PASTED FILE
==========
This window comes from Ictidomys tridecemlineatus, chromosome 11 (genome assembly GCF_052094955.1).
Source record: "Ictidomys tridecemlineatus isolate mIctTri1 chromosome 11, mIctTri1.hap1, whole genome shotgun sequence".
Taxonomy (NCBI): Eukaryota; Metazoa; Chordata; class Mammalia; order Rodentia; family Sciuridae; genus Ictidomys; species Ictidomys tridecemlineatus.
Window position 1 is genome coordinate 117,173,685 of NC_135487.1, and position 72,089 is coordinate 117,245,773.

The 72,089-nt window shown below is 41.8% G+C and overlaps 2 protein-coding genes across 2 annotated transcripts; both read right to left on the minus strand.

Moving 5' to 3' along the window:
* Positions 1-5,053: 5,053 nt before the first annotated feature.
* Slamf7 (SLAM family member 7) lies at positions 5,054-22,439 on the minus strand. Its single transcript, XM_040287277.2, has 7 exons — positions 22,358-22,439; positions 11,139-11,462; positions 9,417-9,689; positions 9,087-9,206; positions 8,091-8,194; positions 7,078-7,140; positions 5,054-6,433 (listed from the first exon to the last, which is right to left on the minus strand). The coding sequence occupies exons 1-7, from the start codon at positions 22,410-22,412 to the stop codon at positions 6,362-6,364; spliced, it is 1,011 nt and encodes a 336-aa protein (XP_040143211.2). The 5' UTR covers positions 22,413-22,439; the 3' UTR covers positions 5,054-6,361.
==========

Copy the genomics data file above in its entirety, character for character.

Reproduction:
This window comes from Ictidomys tridecemlineatus, chromosome 11 (genome assembly GCF_052094955.1).
Source record: "Ictidomys tridecemlineatus isolate mIctTri1 chromosome 11, mIctTri1.hap1, whole genome shotgun sequence".
Taxonomy (NCBI): Eukaryota; Metazoa; Chordata; class Mammalia; order Rodentia; family Sciuridae; genus Ictidomys; species Ictidomys tridecemlineatus.
Window position 1 is genome coordinate 117,173,685 of NC_135487.1, and position 72,089 is coordinate 117,245,773.

The 72,089-nt window shown below is 41.8% G+C and overlaps 2 protein-coding genes across 2 annotated transcripts; both read right to left on the minus strand.

Moving 5' to 3' along the window:
* Positions 1-5,053: 5,053 nt before the first annotated feature.
* Slamf7 (SLAM family member 7) lies at positions 5,054-22,439 on the minus strand. Its single transcript, XM_040287277.2, has 7 exons — positions 22,358-22,439; positions 11,139-11,462; positions 9,417-9,689; positions 9,087-9,206; positions 8,091-8,194; positions 7,078-7,140; positions 5,054-6,433 (listed from the first exon to the last, which is right to left on the minus strand). The coding sequence occupies exons 1-7, from the start codon at positions 22,410-22,412 to the stop codon at positions 6,362-6,364; spliced, it is 1,011 nt and encodes a 336-aa protein (XP_040143211.2). The 5' UTR covers positions 22,413-22,439; the 3' UTR covers positions 5,054-6,361.